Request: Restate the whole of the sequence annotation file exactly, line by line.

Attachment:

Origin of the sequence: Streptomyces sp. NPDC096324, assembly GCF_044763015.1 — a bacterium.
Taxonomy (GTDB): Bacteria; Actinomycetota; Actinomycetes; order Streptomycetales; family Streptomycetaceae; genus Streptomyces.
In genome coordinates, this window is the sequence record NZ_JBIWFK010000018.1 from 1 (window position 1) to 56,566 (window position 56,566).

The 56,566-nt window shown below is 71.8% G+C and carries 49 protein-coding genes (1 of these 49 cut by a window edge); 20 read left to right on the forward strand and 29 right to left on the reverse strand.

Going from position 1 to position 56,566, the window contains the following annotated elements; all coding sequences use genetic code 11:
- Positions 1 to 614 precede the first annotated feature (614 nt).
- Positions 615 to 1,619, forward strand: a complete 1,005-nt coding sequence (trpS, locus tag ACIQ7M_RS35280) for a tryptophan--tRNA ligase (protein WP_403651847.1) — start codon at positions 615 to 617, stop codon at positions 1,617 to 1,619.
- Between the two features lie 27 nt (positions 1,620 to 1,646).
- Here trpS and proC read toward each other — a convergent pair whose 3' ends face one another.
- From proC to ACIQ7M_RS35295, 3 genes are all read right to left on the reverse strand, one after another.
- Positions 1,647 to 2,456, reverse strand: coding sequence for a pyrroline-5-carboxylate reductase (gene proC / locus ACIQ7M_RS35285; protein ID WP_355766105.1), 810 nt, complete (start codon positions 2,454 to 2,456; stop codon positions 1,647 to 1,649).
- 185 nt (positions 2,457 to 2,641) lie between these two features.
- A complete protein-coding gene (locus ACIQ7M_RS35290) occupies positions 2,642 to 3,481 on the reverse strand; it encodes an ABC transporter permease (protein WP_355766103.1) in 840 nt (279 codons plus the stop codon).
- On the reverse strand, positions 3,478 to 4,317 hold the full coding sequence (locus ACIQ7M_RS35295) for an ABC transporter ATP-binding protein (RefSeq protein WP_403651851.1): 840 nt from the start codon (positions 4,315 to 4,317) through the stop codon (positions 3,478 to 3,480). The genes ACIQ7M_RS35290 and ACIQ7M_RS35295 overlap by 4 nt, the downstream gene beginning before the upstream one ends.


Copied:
Origin of the sequence: Streptomyces sp. NPDC096324, assembly GCF_044763015.1 — a bacterium.
Taxonomy (GTDB): Bacteria; Actinomycetota; Actinomycetes; order Streptomycetales; family Streptomycetaceae; genus Streptomyces.
In genome coordinates, this window is the sequence record NZ_JBIWFK010000018.1 from 1 (window position 1) to 56,566 (window position 56,566).

The 56,566-nt window shown below is 71.8% G+C and carries 49 protein-coding genes (1 of these 49 cut by a window edge); 20 read left to right on the forward strand and 29 right to left on the reverse strand.

Going from position 1 to position 56,566, the window contains the following annotated elements; all coding sequences use genetic code 11:
- Positions 1 to 614 precede the first annotated feature (614 nt).
- Positions 615 to 1,619, forward strand: a complete 1,005-nt coding sequence (trpS, locus tag ACIQ7M_RS35280) for a tryptophan--tRNA ligase (protein WP_403651847.1) — start codon at positions 615 to 617, stop codon at positions 1,617 to 1,619.
- Between the two features lie 27 nt (positions 1,620 to 1,646).
- Here trpS and proC read toward each other — a convergent pair whose 3' ends face one another.
- From proC to ACIQ7M_RS35295, 3 genes are all read right to left on the reverse strand, one after another.
- Positions 1,647 to 2,456, reverse strand: coding sequence for a pyrroline-5-carboxylate reductase (gene proC / locus ACIQ7M_RS35285; protein ID WP_355766105.1), 810 nt, complete (start codon positions 2,454 to 2,456; stop codon positions 1,647 to 1,649).
- 185 nt (positions 2,457 to 2,641) lie between these two features.
- A complete protein-coding gene (locus ACIQ7M_RS35290) occupies positions 2,642 to 3,481 on the reverse strand; it encodes an ABC transporter permease (protein WP_355766103.1) in 840 nt (279 codons plus the stop codon).
- On the reverse strand, positions 3,478 to 4,317 hold the full coding sequence (locus ACIQ7M_RS35295) for an ABC transporter ATP-binding protein (RefSeq protein WP_403651851.1): 840 nt from the start codon (positions 4,315 to 4,317) through the stop codon (positions 3,478 to 3,480). The genes ACIQ7M_RS35290 and ACIQ7M_RS35295 overlap by 4 nt, the downstream gene beginning before the upstream one ends.